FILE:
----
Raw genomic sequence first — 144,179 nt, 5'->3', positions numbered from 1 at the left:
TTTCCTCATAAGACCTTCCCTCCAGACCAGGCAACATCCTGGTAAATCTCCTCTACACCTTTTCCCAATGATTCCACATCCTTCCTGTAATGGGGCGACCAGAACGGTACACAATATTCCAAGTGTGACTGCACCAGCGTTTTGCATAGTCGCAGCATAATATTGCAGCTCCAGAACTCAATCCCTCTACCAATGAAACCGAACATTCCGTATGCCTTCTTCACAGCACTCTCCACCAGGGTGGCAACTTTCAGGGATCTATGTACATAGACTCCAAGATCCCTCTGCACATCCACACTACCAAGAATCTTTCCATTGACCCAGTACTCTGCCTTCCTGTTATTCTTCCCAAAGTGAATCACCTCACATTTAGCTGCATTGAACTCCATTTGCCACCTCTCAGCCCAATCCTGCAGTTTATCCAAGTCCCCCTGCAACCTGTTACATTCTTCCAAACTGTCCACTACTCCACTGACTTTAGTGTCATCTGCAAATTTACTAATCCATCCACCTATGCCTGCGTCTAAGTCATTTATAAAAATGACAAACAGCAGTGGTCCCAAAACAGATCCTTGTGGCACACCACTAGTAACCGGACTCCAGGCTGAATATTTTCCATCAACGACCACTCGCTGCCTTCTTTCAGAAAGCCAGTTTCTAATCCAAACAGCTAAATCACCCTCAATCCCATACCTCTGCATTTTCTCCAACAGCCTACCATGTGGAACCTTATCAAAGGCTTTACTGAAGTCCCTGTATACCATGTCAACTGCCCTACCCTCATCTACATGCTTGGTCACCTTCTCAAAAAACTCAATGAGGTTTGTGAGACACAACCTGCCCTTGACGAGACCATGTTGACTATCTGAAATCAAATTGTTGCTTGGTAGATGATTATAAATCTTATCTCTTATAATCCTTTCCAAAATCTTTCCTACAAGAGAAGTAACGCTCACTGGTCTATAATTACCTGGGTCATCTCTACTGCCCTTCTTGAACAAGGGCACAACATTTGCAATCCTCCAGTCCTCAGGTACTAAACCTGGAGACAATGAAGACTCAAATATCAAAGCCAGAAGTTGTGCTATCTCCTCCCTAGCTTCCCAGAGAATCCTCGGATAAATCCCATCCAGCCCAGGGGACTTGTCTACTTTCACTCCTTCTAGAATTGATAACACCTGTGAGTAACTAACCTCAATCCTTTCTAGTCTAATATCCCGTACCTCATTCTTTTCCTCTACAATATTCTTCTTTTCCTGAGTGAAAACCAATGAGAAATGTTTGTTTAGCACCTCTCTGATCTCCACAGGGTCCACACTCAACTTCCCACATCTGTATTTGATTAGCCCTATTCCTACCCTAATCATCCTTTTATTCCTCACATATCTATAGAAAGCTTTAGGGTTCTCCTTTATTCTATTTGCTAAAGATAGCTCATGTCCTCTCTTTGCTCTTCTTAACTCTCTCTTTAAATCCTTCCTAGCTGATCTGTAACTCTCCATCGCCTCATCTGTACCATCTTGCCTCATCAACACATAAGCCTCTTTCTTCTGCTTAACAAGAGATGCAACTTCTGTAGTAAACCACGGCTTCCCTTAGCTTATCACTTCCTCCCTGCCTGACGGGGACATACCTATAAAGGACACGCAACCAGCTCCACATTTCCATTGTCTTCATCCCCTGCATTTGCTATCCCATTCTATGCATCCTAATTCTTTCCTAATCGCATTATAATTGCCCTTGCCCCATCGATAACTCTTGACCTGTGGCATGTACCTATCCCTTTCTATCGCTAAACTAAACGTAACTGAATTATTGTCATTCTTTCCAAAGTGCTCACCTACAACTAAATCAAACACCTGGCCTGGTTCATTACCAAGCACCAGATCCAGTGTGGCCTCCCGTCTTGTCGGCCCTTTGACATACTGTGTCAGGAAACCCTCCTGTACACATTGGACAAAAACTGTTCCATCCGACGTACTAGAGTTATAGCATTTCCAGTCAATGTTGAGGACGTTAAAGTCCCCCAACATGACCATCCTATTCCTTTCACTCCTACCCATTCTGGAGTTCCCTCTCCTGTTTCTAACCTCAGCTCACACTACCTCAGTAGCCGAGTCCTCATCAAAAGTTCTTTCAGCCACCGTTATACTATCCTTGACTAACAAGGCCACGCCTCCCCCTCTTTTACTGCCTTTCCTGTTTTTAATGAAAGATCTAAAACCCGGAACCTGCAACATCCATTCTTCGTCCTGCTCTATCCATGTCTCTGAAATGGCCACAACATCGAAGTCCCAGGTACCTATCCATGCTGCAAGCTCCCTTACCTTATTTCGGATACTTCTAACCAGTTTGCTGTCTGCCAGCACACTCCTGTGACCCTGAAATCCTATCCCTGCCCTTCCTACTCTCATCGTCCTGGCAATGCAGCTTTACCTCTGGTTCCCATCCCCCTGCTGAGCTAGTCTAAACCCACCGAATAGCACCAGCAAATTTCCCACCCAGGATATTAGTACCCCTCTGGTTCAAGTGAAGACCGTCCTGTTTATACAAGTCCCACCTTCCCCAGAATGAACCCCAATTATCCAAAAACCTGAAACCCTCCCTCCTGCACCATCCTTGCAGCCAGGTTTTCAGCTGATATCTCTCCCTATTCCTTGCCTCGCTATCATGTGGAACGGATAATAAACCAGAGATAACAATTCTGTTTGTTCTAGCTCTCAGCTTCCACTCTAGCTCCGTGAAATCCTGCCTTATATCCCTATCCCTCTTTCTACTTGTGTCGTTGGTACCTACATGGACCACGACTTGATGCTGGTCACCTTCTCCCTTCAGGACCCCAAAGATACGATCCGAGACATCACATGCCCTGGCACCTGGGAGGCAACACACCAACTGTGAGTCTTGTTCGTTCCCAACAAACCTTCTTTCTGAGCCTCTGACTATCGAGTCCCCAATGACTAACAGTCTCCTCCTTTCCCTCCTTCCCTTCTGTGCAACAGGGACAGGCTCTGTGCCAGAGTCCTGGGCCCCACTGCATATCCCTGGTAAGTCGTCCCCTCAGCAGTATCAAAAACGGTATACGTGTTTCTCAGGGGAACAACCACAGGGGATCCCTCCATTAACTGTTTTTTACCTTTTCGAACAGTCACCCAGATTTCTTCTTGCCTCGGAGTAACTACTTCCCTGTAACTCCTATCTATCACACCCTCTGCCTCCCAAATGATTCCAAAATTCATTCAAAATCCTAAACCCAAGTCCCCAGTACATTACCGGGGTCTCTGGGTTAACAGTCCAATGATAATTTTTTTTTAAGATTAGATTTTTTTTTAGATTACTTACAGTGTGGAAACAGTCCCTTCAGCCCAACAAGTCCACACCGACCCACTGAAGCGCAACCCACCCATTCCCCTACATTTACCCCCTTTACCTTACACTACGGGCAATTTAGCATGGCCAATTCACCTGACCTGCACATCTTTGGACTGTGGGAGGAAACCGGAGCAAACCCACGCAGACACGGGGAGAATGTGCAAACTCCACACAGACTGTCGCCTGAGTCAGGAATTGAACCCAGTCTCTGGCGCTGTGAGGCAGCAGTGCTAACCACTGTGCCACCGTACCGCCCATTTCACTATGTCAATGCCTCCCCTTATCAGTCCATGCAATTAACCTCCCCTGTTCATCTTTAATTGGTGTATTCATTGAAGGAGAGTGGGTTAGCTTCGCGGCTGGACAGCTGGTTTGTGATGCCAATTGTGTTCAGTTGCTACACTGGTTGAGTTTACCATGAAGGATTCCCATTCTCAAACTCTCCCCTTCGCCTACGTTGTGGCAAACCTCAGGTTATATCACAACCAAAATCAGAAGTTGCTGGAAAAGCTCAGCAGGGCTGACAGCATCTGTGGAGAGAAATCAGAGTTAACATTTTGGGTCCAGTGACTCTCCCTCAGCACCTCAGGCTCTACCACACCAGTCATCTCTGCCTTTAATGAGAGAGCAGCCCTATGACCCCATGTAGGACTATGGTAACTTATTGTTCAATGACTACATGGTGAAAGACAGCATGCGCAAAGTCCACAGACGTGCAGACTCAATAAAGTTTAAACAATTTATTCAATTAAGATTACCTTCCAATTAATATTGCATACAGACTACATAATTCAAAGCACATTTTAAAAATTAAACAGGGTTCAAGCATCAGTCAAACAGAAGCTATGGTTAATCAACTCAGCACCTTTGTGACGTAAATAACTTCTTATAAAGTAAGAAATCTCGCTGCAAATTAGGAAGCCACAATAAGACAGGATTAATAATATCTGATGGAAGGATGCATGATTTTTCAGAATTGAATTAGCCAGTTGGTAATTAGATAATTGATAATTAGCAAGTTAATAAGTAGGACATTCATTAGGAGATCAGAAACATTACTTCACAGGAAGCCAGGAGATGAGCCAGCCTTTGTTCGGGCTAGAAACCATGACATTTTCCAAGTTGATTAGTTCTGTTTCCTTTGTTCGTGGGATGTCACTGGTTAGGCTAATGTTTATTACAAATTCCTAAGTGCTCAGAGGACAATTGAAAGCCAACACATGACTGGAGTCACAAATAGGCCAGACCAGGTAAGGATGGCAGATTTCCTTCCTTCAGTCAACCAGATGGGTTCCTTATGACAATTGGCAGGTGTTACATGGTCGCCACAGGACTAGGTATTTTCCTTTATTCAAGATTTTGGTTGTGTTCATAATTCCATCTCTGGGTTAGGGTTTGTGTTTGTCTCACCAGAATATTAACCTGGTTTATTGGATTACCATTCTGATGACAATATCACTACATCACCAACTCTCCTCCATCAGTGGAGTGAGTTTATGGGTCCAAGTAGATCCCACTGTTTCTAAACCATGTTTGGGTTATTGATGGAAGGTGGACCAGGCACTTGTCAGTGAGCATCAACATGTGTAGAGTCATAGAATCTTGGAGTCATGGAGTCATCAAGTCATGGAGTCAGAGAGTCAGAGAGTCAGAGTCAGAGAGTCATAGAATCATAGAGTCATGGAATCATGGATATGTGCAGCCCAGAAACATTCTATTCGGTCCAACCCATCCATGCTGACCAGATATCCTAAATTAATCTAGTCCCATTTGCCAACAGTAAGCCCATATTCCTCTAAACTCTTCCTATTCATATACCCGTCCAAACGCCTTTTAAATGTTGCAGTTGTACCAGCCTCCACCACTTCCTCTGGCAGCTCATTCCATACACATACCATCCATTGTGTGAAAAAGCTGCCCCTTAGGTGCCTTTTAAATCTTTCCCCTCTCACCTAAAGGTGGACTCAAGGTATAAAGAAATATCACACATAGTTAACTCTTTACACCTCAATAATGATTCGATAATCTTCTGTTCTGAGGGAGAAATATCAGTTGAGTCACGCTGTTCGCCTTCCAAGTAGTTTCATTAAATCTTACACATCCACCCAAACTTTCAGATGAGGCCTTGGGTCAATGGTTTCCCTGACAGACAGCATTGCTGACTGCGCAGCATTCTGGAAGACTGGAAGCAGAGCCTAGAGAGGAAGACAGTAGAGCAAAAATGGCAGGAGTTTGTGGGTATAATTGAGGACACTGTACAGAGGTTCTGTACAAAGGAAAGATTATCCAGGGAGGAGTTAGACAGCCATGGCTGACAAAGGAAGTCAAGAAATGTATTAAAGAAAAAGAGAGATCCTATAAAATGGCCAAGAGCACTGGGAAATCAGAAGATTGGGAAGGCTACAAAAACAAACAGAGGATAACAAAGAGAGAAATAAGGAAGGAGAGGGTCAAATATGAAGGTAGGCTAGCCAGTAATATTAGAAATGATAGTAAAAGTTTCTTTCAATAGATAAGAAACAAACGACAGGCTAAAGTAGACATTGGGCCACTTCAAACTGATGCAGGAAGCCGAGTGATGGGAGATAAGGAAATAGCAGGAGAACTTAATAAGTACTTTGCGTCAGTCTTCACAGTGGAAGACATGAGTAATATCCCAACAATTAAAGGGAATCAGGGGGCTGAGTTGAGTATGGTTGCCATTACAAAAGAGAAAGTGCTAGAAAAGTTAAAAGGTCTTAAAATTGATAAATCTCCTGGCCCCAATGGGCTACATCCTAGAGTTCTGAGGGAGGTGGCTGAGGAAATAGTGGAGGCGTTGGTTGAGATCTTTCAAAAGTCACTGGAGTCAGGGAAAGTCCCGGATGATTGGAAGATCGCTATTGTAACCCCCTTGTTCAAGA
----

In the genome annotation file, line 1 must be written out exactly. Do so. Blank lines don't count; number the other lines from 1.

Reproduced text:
Raw genomic sequence first — 144,179 nt, 5'->3', positions numbered from 1 at the left: